• Associate: Network Engineering
  • Online Programs Available
    4. Herzing University

    Program Options

    Associate's
      • Associate of Science - Information Technology Admin and Management
      • Associate of Science - Technology Studies
  • Online Programs Available
    5. Keiser University

    Program Options

    Associate's
      • Associate of Sciences - Information Technology
  • Williston, ND

    Williston State College

  • Knoxville, TN

    Pellissippi State Technical Community College

  • Online Programs Available
    8. ECPI University

    Program Options

    Associate's
      • Associate's - Network Security

Featured Schools

Kaplan University

  • Associate: Information Technology
  • AASIT: Network Admin

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Indiana Wesleyan University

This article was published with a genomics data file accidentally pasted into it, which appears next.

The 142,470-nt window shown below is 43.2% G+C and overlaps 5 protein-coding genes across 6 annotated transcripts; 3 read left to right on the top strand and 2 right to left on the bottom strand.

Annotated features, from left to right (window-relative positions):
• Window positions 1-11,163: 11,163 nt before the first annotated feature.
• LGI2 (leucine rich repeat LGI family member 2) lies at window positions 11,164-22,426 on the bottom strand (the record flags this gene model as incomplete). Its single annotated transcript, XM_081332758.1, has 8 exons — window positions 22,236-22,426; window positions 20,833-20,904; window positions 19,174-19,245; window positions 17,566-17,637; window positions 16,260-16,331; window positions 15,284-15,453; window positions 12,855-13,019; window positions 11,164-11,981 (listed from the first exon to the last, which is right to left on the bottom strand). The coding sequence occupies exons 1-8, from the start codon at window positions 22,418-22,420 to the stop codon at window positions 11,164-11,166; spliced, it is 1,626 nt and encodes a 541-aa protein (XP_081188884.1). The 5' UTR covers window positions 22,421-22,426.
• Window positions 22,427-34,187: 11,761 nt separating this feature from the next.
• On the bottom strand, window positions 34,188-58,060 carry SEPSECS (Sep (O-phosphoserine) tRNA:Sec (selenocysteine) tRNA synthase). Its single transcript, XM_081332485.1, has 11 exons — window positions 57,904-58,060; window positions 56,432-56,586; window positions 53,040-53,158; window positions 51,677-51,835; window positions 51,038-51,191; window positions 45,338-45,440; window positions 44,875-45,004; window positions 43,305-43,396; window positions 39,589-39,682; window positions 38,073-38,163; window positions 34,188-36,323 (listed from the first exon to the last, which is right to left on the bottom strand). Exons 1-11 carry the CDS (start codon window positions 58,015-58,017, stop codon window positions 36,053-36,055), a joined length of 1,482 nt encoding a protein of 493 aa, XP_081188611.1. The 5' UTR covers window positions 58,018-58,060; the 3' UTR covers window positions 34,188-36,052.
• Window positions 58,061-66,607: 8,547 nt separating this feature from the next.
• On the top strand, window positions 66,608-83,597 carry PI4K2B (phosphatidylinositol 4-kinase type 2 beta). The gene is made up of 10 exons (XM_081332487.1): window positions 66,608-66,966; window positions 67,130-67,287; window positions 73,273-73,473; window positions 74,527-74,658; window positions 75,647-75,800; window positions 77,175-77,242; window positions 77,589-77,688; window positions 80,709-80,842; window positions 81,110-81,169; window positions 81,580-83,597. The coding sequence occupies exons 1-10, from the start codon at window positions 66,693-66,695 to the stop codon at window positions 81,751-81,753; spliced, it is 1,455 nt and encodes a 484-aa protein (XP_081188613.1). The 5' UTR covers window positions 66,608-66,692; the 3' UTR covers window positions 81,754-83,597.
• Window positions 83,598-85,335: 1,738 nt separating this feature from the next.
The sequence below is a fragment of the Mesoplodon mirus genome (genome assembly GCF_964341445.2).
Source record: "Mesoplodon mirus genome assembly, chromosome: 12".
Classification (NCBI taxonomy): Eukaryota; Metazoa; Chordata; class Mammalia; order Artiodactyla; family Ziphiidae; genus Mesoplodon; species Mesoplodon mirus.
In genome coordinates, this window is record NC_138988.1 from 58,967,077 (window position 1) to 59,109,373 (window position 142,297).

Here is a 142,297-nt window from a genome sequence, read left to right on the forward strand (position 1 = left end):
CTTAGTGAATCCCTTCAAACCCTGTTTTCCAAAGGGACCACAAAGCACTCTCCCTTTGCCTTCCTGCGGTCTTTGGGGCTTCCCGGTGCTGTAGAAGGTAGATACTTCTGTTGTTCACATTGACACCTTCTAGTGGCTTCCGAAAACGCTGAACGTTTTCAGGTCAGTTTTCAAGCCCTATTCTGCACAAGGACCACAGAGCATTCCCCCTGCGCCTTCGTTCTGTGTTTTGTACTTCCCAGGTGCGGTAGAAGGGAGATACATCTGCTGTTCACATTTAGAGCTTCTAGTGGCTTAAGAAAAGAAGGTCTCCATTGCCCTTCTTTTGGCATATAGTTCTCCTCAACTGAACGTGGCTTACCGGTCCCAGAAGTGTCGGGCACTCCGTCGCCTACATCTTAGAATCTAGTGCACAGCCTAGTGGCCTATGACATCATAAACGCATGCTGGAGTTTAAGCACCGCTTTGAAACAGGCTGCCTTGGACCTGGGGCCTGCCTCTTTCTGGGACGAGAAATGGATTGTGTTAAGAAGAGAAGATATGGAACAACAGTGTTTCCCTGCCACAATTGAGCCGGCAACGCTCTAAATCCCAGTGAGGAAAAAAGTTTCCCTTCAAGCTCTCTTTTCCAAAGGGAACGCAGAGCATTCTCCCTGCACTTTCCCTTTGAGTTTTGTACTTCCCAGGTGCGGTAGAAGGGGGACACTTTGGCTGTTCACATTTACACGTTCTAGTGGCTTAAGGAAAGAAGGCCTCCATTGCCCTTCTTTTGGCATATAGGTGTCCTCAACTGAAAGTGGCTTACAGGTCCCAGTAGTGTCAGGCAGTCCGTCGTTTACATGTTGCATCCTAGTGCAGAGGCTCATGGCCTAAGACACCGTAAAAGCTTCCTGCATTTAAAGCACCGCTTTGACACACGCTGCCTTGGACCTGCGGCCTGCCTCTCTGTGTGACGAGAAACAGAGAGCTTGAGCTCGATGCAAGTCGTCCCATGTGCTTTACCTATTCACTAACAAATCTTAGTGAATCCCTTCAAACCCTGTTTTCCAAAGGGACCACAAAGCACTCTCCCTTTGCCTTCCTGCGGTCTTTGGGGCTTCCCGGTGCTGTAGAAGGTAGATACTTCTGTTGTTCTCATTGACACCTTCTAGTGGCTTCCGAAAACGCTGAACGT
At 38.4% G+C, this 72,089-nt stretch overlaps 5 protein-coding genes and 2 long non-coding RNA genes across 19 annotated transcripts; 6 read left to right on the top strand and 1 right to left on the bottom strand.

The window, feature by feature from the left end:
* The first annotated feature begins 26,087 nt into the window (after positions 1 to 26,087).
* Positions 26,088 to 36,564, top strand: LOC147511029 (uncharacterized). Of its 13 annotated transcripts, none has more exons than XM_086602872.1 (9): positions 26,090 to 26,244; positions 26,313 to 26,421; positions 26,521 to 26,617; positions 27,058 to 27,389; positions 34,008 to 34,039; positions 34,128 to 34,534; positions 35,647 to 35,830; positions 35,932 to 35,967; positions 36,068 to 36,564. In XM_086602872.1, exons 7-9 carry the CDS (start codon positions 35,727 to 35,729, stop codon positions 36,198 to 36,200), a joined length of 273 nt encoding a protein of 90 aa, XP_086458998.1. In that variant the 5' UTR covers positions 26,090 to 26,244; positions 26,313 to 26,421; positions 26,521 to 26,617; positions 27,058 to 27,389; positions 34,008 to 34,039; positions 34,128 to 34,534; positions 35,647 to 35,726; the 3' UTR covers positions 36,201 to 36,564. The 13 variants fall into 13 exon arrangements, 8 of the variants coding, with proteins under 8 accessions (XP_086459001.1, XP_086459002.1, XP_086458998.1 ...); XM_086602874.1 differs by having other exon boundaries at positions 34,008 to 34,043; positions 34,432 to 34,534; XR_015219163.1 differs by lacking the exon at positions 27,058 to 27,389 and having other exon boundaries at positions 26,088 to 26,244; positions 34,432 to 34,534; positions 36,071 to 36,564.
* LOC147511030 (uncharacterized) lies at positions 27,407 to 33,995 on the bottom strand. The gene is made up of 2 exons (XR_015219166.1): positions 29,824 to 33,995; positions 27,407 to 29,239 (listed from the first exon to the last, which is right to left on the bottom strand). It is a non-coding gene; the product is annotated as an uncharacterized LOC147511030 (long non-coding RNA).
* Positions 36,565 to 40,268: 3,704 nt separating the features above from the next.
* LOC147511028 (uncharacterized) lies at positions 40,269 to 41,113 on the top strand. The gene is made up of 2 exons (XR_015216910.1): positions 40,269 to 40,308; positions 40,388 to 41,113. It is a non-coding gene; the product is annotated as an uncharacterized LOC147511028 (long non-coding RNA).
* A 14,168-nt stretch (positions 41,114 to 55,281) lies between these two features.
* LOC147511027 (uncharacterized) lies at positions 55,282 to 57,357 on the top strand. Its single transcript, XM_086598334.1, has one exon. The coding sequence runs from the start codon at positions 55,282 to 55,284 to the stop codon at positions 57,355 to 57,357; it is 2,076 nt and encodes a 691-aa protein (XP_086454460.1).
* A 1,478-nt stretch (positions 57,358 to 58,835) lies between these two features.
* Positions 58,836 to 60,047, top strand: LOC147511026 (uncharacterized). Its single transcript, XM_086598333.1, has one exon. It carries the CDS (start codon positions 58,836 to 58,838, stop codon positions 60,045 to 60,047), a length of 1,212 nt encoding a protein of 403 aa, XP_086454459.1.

• A.S. Computer Information Technology
  • A.S. General Studies - Computer Information Technology

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Virginia College

  • Associate: Network Engineering

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Herzing University

  • Associate of Science - Information Technology Admin and Management
  • Associate of Science - Technology Studies

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Keiser University

  • Associate of Sciences - Information Technology

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Williston State College

ECPI University

  • Associate's - Network Security